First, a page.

To see Dianne Glasscoe's original article, please search for "Speed Demon" in the search box located on the left side of your computer screen. Following is a letter that appeared in the September edition of RDH in response to that article.
Speed it up, "girls"
In the July issue, Dianne Glasscoe responded to a letter (Speed Demon) from a hygienist who complained about another hygienist in the office doing a prophy in 10-15 minutes. The remarks concerning this service were negative and Dianne gave a list of 13 items a hygienist should do which would be impossible to do in 10 minutes.
The public, and indirectly, the dentist, are the ultimate sources of what treatment hygienists should do and the level of service and quality that is needed. Today, people want fast food, fast banking, fast gas station fill-ups, and fast dental service. No one likes to wait. No normal person wants to be in the dental chair having his or her teeth cleaned for 45 minutes when the job can be done in 10 or 15 minutes. Patients do not tolerate long procedures and if a quality service is offered at another office in less time, they will take their business to that office. A dental prophylaxis consists of removing calculus and polishing the teeth. The extras mentioned by Dianne (e.g. blood pressure, exam, inquire about dental problems, etc.) does not need to be done by the hygienist and may not be desired by the patient or the dentist. The dentist may want to do this him/herself as is office policy.
A well-trained dental hygienist with sharp instruments and an ergonomically efficient technique can easily do a good scaling and polishing in 10 minutes on most "normal" patients. I'm not talking about someone who has 30 inches of calculus on his lower anterior teeth, but just an average patient who keeps his or her six-month recall appointments. To say it takes more time to do the cleaning and that anyone doing the treatment in less time is providing lower quality treatment is ridiculous. If, after treatment, the mouth is clean and the dentist and patient are happy, then that is success. Do not equate retardation with quality. In today's competitive world, where the consumer dictates the terms, you better provide fast, efficient, quality service. Anything else will result in the loss of the patient, his or her family, and your job. In my and many of my colleague's practices, fast hygienists earn more money and get more respect from the dentists and patients. The slow ones get less. The real slow ones get fired. It's a tough world out there, girls. Are you up to the challenge?
E.J. Neiburger, DDS
Following are some of the letters we have received in response to Dr. Neiburger. We will publish additional letters soon. To see additional letters we have also put on our Web site, use the search box on the left side of your computer screen and type in "Neiburger."
Thank you for the amusing caricature of the ignorant Old Boys' Network personified in the letter entitled "Speed it up, 'girls'" by EJ Neiburger. The attitude of the letter provides insight into the minds of the dentists who have fallen for the rhetoric of their professional association.
Indeed, there are many dentists who believe they own hygienists' work and have total responsibility and authority over it despite the fact that only a patient or guardian may decide to choose or refuse therapy; that 10 minutes is normal for a hygiene procedure despite the fact that 80 to 90 percent of people walking into their offices have periodontal disease; that there is no need to check vitals and conditions requiring attention despite their liability; and that fast hygienists earn more money despite the fact that those who take the time to pay attention to these details will find more treatment needs to which they can attend. This includes treatments like sealants, bleaching trays, and root planing, which bring much more money into the office per hour and which greatly reduce the risk of malpractice lawsuits that can lose money for the office. Unfortunately, dentists with this attitude write "prophy" on each treatment plan without ever touching a periodontal probe and are not aware of the significance, or worse, do not care about the fact that the definition their professional association has made for prophylaxis does not even meet the minimum standards of the dictionary definition (prevention of disease), let alone the definition of those who are expected to perform the procedure.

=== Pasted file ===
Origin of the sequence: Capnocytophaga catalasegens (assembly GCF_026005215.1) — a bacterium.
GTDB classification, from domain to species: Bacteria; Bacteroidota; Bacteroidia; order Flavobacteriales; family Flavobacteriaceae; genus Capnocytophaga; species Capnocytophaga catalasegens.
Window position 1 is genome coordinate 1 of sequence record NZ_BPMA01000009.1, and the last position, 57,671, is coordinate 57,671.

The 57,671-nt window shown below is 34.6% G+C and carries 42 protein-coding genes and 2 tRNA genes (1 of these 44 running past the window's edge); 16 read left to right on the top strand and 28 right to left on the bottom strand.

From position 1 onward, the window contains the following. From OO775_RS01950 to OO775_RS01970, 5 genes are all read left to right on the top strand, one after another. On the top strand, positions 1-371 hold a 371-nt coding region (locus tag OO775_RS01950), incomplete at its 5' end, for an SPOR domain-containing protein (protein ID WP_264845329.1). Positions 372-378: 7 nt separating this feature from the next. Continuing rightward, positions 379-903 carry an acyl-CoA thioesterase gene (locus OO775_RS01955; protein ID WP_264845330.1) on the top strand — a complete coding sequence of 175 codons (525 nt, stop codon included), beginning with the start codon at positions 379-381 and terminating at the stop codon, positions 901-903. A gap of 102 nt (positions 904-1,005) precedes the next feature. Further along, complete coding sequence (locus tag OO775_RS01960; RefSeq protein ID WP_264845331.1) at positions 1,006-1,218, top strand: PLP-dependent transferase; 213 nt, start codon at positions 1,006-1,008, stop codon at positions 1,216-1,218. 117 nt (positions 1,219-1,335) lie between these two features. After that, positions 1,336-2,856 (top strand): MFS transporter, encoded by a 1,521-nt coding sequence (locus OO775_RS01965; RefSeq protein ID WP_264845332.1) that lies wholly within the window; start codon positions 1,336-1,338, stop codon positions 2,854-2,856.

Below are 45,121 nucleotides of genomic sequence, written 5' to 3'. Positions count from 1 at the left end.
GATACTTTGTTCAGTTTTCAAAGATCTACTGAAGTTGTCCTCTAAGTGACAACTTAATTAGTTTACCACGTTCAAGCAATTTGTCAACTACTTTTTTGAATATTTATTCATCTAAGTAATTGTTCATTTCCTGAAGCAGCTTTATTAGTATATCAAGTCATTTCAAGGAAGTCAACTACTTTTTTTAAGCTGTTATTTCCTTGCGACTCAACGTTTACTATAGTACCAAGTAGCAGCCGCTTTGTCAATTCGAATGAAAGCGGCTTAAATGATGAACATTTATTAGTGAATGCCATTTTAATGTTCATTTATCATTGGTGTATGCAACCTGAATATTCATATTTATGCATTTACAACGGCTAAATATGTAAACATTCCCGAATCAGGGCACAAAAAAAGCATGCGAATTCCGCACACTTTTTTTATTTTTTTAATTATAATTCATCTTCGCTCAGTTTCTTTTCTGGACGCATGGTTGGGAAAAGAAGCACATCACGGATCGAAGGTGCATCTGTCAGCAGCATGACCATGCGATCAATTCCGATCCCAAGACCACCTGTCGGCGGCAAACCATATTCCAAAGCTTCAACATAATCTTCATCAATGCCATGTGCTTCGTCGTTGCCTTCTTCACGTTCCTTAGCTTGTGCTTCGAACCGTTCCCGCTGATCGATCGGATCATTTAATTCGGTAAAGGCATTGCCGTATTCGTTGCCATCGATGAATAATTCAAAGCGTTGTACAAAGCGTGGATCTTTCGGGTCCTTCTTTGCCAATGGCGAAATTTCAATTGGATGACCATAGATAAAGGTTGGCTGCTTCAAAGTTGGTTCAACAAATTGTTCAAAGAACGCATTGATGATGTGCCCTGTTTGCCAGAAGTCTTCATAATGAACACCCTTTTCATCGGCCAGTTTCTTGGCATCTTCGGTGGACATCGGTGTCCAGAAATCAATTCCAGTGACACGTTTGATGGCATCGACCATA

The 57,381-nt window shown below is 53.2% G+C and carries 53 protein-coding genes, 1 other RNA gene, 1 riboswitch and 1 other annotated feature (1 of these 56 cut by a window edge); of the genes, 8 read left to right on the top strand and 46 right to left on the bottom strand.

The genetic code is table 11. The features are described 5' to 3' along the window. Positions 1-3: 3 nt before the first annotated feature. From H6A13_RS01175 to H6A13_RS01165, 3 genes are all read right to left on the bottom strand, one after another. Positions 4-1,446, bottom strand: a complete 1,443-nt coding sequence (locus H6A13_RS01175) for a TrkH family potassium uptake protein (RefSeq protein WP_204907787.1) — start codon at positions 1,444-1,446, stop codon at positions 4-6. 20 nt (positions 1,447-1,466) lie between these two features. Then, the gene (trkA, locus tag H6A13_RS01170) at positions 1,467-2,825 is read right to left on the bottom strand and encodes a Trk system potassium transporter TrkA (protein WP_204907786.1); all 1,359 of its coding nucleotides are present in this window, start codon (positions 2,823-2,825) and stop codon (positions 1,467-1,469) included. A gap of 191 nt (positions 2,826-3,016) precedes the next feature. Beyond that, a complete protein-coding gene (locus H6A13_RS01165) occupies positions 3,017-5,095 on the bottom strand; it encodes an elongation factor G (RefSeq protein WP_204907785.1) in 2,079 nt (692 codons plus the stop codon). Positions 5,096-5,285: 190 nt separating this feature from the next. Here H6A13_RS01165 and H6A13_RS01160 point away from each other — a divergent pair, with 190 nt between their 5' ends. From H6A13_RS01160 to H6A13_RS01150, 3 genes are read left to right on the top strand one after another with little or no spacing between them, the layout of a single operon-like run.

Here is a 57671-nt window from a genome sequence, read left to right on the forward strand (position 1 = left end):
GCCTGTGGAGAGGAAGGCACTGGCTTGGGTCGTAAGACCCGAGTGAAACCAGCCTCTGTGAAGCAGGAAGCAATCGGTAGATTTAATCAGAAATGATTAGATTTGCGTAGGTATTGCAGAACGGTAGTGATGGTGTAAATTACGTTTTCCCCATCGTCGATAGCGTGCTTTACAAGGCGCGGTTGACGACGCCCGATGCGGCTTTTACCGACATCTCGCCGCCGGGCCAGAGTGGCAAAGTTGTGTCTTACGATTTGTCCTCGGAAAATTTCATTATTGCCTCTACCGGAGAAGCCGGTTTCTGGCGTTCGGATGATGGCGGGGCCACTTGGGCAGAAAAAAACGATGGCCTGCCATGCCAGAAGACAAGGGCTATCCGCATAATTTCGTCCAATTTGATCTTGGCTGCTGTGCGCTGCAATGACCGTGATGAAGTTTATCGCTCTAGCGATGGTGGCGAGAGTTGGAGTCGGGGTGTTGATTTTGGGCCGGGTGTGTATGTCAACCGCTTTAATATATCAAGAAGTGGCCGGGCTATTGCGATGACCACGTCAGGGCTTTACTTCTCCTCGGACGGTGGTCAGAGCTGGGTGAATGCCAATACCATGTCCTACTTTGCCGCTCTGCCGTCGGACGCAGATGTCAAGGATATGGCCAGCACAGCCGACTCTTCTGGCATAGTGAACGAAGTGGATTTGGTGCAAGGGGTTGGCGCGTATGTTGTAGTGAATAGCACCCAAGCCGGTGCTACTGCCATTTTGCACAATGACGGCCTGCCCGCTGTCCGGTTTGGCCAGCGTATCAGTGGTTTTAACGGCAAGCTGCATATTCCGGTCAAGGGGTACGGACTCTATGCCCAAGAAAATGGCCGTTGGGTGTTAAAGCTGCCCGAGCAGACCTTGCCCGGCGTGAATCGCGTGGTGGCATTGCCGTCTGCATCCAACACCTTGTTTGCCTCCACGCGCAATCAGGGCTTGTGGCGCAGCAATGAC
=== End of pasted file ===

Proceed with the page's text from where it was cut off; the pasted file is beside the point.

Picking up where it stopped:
Fortunately, dental hygienists have a higher standard of care, and the fact that there are so many EJs out there is the strongest testimony for the importance dental hygienists must place on taking control of our profession so that we may exercise the higher standard we have set.
Howard M. Notgarnie, RDH, BA
Cape Coral, Fla.
As I read your reader's forum this month and choke down the response by E.J. Neiburger, DDS, regarding the speedy hygienist, I not only became furious but also very sad in his approach to his profession. So speed has become the mode in which one sells out to?
As a licensed dental hygienist for 17 years I must agree, that I cannot fathom doing a prophy in 10 minutes on an adult patient. As a professional, the so-called "extras" do need to be done, for we are providing overall health for our patients, not just the "clean and polish and send you out the door", service that seems to be happening in Dr. Neiburger's practice. I shudder to think of all of the periodontal disease, oral cancer, dental decay, and heaven knows what else is going undiagnosed in Dr. Neiburger's practice. I would hope that instead of allowing patients to dictate how we practice that we can educate them in the importance of thorough care and that takes more than 10 minutes. Goodness it takes longer than that to have your hair cut.
Oh, and by the way, Dr. Neiburger, we are not "girls." We are licensed professionals, so please address us as such.
Cheryl L. Symonik, RDH